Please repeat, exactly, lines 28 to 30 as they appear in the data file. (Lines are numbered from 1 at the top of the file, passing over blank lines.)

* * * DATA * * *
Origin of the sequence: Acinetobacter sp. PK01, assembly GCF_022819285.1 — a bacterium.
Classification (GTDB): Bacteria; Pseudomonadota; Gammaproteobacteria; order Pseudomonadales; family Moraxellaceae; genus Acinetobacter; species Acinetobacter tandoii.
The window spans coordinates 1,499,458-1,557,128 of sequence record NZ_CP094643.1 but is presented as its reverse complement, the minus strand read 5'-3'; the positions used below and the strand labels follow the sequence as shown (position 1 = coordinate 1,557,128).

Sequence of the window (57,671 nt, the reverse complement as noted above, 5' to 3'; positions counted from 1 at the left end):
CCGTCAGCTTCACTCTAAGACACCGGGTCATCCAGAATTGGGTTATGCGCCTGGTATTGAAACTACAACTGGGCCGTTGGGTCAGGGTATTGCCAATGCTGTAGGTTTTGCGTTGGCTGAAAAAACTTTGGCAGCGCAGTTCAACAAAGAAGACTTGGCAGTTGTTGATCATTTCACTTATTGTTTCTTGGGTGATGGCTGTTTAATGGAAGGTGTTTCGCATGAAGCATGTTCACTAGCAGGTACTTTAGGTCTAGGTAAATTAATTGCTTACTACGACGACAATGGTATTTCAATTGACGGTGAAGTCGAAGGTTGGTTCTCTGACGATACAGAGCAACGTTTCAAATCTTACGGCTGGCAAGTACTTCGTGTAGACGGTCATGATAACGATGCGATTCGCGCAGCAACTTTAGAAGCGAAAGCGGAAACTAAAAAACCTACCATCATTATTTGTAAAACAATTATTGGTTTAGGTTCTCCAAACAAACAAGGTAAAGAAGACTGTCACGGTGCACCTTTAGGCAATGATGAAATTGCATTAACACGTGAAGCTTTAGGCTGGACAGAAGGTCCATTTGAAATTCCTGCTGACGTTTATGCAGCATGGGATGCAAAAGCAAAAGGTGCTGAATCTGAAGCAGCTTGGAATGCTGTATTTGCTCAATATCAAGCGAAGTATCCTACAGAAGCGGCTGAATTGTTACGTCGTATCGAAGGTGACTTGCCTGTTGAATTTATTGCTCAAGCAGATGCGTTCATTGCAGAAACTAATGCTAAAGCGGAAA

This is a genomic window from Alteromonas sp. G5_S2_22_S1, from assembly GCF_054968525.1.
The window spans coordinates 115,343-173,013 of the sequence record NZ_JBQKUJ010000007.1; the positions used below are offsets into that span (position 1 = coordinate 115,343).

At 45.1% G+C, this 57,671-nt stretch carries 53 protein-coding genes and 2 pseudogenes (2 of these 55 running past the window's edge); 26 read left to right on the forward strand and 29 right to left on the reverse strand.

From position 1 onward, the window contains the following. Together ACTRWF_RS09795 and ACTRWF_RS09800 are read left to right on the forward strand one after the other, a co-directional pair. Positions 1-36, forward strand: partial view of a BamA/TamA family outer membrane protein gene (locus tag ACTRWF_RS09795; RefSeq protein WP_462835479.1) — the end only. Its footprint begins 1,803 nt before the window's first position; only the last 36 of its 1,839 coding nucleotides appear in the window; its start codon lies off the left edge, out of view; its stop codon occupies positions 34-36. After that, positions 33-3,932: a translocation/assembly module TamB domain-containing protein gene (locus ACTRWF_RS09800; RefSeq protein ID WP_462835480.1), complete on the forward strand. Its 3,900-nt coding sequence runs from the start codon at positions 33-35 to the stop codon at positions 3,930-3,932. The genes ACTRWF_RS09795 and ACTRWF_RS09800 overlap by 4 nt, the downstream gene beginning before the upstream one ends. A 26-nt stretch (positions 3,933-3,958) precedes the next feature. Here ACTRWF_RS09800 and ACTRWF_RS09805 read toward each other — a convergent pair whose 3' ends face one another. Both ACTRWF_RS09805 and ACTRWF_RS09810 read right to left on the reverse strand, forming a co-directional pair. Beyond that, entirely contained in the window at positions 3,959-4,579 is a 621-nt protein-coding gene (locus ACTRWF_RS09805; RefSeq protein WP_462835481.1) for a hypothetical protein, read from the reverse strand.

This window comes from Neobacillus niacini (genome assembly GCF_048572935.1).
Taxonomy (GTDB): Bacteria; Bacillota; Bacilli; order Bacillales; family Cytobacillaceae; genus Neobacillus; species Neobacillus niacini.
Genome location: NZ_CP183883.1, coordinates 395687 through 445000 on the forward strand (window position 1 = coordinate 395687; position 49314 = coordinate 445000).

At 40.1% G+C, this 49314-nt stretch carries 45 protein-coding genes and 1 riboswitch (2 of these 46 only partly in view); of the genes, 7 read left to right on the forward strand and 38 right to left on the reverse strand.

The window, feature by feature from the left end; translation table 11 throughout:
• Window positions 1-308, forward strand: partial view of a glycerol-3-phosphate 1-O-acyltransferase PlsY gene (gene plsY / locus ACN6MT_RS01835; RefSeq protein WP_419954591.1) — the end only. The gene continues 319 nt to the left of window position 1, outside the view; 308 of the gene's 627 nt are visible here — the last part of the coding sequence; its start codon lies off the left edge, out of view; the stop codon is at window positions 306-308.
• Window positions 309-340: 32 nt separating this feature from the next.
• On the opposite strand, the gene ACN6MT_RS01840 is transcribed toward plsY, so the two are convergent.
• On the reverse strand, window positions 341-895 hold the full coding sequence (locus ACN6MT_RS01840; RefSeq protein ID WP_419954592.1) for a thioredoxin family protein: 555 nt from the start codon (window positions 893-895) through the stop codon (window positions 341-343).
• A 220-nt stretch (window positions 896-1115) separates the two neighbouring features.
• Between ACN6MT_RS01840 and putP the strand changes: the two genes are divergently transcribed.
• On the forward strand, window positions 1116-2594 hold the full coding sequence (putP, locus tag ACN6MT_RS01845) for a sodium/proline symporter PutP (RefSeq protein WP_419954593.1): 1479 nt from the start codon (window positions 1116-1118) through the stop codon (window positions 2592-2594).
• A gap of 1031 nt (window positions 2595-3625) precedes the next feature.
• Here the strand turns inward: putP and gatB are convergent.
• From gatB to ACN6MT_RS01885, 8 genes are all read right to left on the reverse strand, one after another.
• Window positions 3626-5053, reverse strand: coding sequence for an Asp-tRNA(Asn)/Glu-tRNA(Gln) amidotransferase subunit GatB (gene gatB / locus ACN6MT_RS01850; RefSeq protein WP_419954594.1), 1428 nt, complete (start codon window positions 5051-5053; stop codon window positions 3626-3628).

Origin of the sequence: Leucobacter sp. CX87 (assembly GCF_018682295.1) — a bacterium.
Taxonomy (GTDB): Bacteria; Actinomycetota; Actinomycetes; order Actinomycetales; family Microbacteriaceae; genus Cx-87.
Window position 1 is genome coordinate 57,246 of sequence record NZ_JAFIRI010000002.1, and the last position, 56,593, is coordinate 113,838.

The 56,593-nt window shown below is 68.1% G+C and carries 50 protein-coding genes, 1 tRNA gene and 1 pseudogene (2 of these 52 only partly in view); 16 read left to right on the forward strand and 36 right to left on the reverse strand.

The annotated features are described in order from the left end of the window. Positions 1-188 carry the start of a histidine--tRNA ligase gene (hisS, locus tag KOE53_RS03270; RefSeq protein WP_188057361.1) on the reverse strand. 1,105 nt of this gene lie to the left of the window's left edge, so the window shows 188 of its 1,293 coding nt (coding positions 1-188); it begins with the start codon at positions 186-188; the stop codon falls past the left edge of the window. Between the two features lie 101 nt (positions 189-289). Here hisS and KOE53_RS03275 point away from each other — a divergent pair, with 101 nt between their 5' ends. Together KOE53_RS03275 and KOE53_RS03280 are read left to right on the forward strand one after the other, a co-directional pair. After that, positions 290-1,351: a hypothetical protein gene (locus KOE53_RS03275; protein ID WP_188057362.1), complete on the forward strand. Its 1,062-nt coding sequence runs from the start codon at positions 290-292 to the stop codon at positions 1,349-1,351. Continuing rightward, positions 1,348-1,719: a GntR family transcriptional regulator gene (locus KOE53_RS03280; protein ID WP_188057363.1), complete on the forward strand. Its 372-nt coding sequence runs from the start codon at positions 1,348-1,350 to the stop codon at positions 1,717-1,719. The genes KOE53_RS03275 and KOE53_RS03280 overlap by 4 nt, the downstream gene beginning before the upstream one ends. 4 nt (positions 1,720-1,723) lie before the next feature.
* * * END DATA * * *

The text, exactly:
Window position 1 is genome coordinate 57,246 of sequence record NZ_JAFIRI010000002.1, and the last position, 56,593, is coordinate 113,838.

The 56,593-nt window shown below is 68.1% G+C and carries 50 protein-coding genes, 1 tRNA gene and 1 pseudogene (2 of these 52 only partly in view); 16 read left to right on the forward strand and 36 right to left on the reverse strand.

The annotated features are described in order from the left end of the window. Positions 1-188 carry the start of a histidine--tRNA ligase gene (hisS, locus tag KOE53_RS03270; RefSeq protein WP_188057361.1) on the reverse strand. 1,105 nt of this gene lie to the left of the window's left edge, so the window shows 188 of its 1,293 coding nt (coding positions 1-188); it begins with the start codon at positions 186-188; the stop codon falls past the left edge of the window. Between the two features lie 101 nt (positions 189-289). Here hisS and KOE53_RS03275 point away from each other — a divergent pair, with 101 nt between their 5' ends. Together KOE53_RS03275 and KOE53_RS03280 are read left to right on the forward strand one after the other, a co-directional pair. After that, positions 290-1,351: a hypothetical protein gene (locus KOE53_RS03275; protein ID WP_188057362.1), complete on the forward strand. Its 1,062-nt coding sequence runs from the start codon at positions 290-292 to the stop codon at positions 1,349-1,351. Continuing rightward, positions 1,348-1,719: a GntR family transcriptional regulator gene (locus KOE53_RS03280; protein ID WP_188057363.1), complete on the forward strand. Its 372-nt coding sequence runs from the start codon at positions 1,348-1,350 to the stop codon at positions 1,717-1,719. The genes KOE53_RS03275 and KOE53_RS03280 overlap by 4 nt, the downstream gene beginning before the upstream one ends. 4 nt (positions 1,720-1,723) lie before the next feature.